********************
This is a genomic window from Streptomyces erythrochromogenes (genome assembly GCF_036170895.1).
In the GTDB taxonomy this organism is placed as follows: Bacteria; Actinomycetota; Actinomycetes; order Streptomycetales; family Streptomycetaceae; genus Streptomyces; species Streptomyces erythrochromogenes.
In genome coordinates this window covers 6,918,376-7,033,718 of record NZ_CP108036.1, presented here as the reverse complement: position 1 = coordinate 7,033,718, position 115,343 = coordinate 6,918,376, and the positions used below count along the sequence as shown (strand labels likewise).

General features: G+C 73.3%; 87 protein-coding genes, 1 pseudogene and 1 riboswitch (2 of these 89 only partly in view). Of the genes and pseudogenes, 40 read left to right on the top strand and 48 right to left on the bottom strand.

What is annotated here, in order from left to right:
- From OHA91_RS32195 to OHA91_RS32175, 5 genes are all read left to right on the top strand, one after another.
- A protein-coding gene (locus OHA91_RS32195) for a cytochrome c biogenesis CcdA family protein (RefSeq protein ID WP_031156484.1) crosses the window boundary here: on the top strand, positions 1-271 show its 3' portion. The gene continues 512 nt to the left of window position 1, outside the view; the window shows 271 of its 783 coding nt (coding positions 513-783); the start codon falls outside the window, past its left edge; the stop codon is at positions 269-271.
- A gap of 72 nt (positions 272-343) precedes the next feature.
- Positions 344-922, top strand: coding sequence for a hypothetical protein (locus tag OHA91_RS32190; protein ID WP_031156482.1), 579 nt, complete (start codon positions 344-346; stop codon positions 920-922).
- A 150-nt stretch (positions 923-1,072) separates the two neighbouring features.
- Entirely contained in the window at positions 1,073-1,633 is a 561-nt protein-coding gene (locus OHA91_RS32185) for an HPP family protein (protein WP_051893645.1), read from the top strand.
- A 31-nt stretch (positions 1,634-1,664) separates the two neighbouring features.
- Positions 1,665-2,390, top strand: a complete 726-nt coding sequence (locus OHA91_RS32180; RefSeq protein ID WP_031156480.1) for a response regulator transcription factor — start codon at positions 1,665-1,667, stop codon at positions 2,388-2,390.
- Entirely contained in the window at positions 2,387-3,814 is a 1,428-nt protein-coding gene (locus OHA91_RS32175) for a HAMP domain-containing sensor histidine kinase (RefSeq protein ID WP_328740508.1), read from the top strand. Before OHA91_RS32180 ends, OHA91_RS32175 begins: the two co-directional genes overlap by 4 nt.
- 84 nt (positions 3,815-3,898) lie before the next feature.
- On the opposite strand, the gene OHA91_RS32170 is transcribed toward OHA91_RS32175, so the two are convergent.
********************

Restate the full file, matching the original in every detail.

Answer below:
This is a genomic window from Streptomyces erythrochromogenes (genome assembly GCF_036170895.1).
In the GTDB taxonomy this organism is placed as follows: Bacteria; Actinomycetota; Actinomycetes; order Streptomycetales; family Streptomycetaceae; genus Streptomyces; species Streptomyces erythrochromogenes.
In genome coordinates this window covers 6,918,376-7,033,718 of record NZ_CP108036.1, presented here as the reverse complement: position 1 = coordinate 7,033,718, position 115,343 = coordinate 6,918,376, and the positions used below count along the sequence as shown (strand labels likewise).

General features: G+C 73.3%; 87 protein-coding genes, 1 pseudogene and 1 riboswitch (2 of these 89 only partly in view). Of the genes and pseudogenes, 40 read left to right on the top strand and 48 right to left on the bottom strand.

What is annotated here, in order from left to right:
- From OHA91_RS32195 to OHA91_RS32175, 5 genes are all read left to right on the top strand, one after another.
- A protein-coding gene (locus OHA91_RS32195) for a cytochrome c biogenesis CcdA family protein (RefSeq protein ID WP_031156484.1) crosses the window boundary here: on the top strand, positions 1-271 show its 3' portion. The gene continues 512 nt to the left of window position 1, outside the view; the window shows 271 of its 783 coding nt (coding positions 513-783); the start codon falls outside the window, past its left edge; the stop codon is at positions 269-271.
- A gap of 72 nt (positions 272-343) precedes the next feature.
- Positions 344-922, top strand: coding sequence for a hypothetical protein (locus tag OHA91_RS32190; protein ID WP_031156482.1), 579 nt, complete (start codon positions 344-346; stop codon positions 920-922).
- A 150-nt stretch (positions 923-1,072) separates the two neighbouring features.
- Entirely contained in the window at positions 1,073-1,633 is a 561-nt protein-coding gene (locus OHA91_RS32185) for an HPP family protein (protein WP_051893645.1), read from the top strand.
- A 31-nt stretch (positions 1,634-1,664) separates the two neighbouring features.
- Positions 1,665-2,390, top strand: a complete 726-nt coding sequence (locus OHA91_RS32180; RefSeq protein ID WP_031156480.1) for a response regulator transcription factor — start codon at positions 1,665-1,667, stop codon at positions 2,388-2,390.
- Entirely contained in the window at positions 2,387-3,814 is a 1,428-nt protein-coding gene (locus OHA91_RS32175) for a HAMP domain-containing sensor histidine kinase (RefSeq protein ID WP_328740508.1), read from the top strand. Before OHA91_RS32180 ends, OHA91_RS32175 begins: the two co-directional genes overlap by 4 nt.
- 84 nt (positions 3,815-3,898) lie before the next feature.
- On the opposite strand, the gene OHA91_RS32170 is transcribed toward OHA91_RS32175, so the two are convergent.